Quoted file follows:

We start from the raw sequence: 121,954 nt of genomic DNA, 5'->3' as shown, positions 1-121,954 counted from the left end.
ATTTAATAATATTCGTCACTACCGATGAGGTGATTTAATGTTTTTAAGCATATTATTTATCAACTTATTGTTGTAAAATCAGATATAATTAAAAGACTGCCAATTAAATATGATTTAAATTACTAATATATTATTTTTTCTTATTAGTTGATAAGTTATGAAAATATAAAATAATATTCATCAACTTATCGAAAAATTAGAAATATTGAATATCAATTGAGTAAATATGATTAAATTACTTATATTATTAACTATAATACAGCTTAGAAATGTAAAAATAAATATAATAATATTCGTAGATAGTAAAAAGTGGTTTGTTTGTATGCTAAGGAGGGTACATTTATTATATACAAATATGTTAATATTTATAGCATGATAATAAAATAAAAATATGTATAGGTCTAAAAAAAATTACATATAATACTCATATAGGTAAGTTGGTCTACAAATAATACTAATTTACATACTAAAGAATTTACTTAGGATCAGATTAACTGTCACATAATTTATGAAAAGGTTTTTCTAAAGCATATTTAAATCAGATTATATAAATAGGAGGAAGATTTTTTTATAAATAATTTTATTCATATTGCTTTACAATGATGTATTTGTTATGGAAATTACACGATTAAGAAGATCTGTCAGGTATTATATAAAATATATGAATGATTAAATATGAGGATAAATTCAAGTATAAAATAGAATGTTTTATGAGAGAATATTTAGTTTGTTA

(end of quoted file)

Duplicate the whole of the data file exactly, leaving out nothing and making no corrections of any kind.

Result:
We start from the raw sequence: 121,954 nt of genomic DNA, 5'->3' as shown, positions 1-121,954 counted from the left end.
ATTTAATAATATTCGTCACTACCGATGAGGTGATTTAATGTTTTTAAGCATATTATTTATCAACTTATTGTTGTAAAATCAGATATAATTAAAAGACTGCCAATTAAATATGATTTAAATTACTAATATATTATTTTTTCTTATTAGTTGATAAGTTATGAAAATATAAAATAATATTCATCAACTTATCGAAAAATTAGAAATATTGAATATCAATTGAGTAAATATGATTAAATTACTTATATTATTAACTATAATACAGCTTAGAAATGTAAAAATAAATATAATAATATTCGTAGATAGTAAAAAGTGGTTTGTTTGTATGCTAAGGAGGGTACATTTATTATATACAAATATGTTAATATTTATAGCATGATAATAAAATAAAAATATGTATAGGTCTAAAAAAAATTACATATAATACTCATATAGGTAAGTTGGTCTACAAATAATACTAATTTACATACTAAAGAATTTACTTAGGATCAGATTAACTGTCACATAATTTATGAAAAGGTTTTTCTAAAGCATATTTAAATCAGATTATATAAATAGGAGGAAGATTTTTTTATAAATAATTTTATTCATATTGCTTTACAATGATGTATTTGTTATGGAAATTACACGATTAAGAAGATCTGTCAGGTATTATATAAAATATATGAATGATTAAATATGAGGATAAATTCAAGTATAAAATAGAATGTTTTATGAGAGAATATTTAGTTTGTTA